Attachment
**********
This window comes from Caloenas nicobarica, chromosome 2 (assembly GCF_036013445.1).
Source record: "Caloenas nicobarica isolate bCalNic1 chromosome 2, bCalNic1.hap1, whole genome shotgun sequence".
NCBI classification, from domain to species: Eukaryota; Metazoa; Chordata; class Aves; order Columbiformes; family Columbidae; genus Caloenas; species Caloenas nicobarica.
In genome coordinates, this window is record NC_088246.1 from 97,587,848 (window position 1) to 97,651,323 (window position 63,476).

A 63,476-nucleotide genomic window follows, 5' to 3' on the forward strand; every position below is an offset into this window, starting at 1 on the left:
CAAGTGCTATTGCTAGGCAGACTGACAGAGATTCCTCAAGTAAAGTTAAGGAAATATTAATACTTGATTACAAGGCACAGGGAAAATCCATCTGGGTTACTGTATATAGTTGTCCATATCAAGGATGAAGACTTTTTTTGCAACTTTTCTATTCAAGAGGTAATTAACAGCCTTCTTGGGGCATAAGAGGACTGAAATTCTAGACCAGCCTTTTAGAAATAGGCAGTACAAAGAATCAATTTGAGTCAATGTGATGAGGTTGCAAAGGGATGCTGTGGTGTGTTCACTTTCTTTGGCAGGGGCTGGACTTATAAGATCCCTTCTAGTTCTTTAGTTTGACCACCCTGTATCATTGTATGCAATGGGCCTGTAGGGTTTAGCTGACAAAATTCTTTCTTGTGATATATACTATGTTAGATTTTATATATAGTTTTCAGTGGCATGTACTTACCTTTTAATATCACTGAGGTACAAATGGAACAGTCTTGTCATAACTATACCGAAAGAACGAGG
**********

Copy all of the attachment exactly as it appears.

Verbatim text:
This window comes from Caloenas nicobarica, chromosome 2 (assembly GCF_036013445.1).
Source record: "Caloenas nicobarica isolate bCalNic1 chromosome 2, bCalNic1.hap1, whole genome shotgun sequence".
NCBI classification, from domain to species: Eukaryota; Metazoa; Chordata; class Aves; order Columbiformes; family Columbidae; genus Caloenas; species Caloenas nicobarica.
In genome coordinates, this window is record NC_088246.1 from 97,587,848 (window position 1) to 97,651,323 (window position 63,476).

A 63,476-nucleotide genomic window follows, 5' to 3' on the forward strand; every position below is an offset into this window, starting at 1 on the left:
CAAGTGCTATTGCTAGGCAGACTGACAGAGATTCCTCAAGTAAAGTTAAGGAAATATTAATACTTGATTACAAGGCACAGGGAAAATCCATCTGGGTTACTGTATATAGTTGTCCATATCAAGGATGAAGACTTTTTTTGCAACTTTTCTATTCAAGAGGTAATTAACAGCCTTCTTGGGGCATAAGAGGACTGAAATTCTAGACCAGCCTTTTAGAAATAGGCAGTACAAAGAATCAATTTGAGTCAATGTGATGAGGTTGCAAAGGGATGCTGTGGTGTGTTCACTTTCTTTGGCAGGGGCTGGACTTATAAGATCCCTTCTAGTTCTTTAGTTTGACCACCCTGTATCATTGTATGCAATGGGCCTGTAGGGTTTAGCTGACAAAATTCTTTCTTGTGATATATACTATGTTAGATTTTATATATAGTTTTCAGTGGCATGTACTTACCTTTTAATATCACTGAGGTACAAATGGAACAGTCTTGTCATAACTATACCGAAAGAACGAGG